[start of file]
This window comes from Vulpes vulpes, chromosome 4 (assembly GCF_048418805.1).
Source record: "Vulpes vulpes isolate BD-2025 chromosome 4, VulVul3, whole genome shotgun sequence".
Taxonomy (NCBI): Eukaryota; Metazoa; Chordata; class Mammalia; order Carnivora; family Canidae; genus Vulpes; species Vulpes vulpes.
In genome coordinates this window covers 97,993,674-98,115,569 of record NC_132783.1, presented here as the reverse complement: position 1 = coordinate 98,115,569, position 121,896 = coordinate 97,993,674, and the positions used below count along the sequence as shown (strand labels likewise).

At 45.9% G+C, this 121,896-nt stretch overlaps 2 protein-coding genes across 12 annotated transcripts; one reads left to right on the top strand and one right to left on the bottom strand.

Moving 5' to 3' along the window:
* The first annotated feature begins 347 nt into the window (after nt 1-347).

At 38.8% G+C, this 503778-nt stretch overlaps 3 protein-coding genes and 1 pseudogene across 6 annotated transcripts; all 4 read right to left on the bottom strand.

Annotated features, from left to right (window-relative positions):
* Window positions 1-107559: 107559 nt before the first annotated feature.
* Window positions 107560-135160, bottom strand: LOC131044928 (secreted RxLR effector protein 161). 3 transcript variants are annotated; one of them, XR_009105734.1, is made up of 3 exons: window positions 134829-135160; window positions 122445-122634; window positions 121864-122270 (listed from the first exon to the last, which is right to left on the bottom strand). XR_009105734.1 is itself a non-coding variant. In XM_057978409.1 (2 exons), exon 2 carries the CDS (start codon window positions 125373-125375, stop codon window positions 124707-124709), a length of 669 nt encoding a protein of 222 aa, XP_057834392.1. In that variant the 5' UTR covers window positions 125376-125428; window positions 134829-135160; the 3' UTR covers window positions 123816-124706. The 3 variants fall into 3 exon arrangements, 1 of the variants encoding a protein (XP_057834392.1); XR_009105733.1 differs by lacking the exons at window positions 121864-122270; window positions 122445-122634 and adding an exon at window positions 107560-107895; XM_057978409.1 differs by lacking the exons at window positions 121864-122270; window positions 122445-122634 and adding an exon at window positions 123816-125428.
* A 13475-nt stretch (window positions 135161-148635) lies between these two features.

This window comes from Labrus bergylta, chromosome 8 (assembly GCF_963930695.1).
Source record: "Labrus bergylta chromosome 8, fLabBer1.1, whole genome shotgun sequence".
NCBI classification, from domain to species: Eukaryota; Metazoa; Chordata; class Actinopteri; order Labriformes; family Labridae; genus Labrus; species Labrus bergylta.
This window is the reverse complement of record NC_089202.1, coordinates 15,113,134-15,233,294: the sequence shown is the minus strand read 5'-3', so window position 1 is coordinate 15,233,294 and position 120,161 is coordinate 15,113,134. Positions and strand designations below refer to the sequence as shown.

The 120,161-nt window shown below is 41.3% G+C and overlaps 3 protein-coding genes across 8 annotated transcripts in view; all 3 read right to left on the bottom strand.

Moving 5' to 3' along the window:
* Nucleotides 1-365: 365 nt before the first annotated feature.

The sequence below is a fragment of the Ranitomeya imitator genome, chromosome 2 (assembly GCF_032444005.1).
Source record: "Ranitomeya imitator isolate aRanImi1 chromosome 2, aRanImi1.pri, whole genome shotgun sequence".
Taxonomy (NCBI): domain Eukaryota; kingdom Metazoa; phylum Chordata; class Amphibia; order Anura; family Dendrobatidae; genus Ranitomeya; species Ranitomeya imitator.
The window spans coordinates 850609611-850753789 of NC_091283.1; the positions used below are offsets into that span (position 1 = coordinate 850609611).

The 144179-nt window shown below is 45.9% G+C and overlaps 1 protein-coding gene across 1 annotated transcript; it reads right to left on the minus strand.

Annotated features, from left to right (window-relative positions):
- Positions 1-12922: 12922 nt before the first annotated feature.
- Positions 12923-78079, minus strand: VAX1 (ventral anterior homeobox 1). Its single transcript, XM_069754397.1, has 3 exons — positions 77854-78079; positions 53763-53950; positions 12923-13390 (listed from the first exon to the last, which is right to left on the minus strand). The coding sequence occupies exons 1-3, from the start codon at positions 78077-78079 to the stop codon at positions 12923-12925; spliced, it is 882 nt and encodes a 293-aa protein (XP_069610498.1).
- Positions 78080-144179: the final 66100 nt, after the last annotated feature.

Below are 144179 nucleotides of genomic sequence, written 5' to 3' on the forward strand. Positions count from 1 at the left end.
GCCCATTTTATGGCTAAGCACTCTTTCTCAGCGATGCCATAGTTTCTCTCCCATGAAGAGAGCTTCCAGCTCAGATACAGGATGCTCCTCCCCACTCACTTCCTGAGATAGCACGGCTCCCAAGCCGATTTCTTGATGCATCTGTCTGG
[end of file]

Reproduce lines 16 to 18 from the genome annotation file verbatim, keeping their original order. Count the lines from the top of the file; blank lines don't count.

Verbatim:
This window is the reverse complement of record NC_089202.1, coordinates 15,113,134-15,233,294: the sequence shown is the minus strand read 5'-3', so window position 1 is coordinate 15,233,294 and position 120,161 is coordinate 15,113,134. Positions and strand designations below refer to the sequence as shown.

The 120,161-nt window shown below is 41.3% G+C and overlaps 3 protein-coding genes across 8 annotated transcripts in view; all 3 read right to left on the bottom strand.

Moving 5' to 3' along the window: